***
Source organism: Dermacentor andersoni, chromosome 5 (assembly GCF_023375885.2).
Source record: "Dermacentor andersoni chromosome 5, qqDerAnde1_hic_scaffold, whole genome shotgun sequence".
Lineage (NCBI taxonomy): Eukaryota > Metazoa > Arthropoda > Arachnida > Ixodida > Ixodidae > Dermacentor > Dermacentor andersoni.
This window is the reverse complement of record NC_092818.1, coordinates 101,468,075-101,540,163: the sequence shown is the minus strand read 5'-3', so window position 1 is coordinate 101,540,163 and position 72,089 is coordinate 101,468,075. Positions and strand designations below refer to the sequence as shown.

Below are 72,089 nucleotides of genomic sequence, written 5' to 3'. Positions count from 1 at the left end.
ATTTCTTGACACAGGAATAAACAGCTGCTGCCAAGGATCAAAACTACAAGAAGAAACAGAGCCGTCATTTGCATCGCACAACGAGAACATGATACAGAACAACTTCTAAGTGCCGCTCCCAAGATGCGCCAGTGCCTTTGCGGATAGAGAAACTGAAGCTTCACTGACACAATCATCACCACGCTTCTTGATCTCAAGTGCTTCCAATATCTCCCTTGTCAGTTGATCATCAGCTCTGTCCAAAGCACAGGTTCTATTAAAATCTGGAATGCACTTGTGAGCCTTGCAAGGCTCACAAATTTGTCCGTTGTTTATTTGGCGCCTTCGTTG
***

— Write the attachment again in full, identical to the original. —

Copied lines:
Source organism: Dermacentor andersoni, chromosome 5 (assembly GCF_023375885.2).
Source record: "Dermacentor andersoni chromosome 5, qqDerAnde1_hic_scaffold, whole genome shotgun sequence".
Lineage (NCBI taxonomy): Eukaryota > Metazoa > Arthropoda > Arachnida > Ixodida > Ixodidae > Dermacentor > Dermacentor andersoni.
This window is the reverse complement of record NC_092818.1, coordinates 101,468,075-101,540,163: the sequence shown is the minus strand read 5'-3', so window position 1 is coordinate 101,540,163 and position 72,089 is coordinate 101,468,075. Positions and strand designations below refer to the sequence as shown.

Below are 72,089 nucleotides of genomic sequence, written 5' to 3'. Positions count from 1 at the left end.
ATTTCTTGACACAGGAATAAACAGCTGCTGCCAAGGATCAAAACTACAAGAAGAAACAGAGCCGTCATTTGCATCGCACAACGAGAACATGATACAGAACAACTTCTAAGTGCCGCTCCCAAGATGCGCCAGTGCCTTTGCGGATAGAGAAACTGAAGCTTCACTGACACAATCATCACCACGCTTCTTGATCTCAAGTGCTTCCAATATCTCCCTTGTCAGTTGATCATCAGCTCTGTCCAAAGCACAGGTTCTATTAAAATCTGGAATGCACTTGTGAGCCTTGCAAGGCTCACAAATTTGTCCGTTGTTTATTTGGCGCCTTCGTTG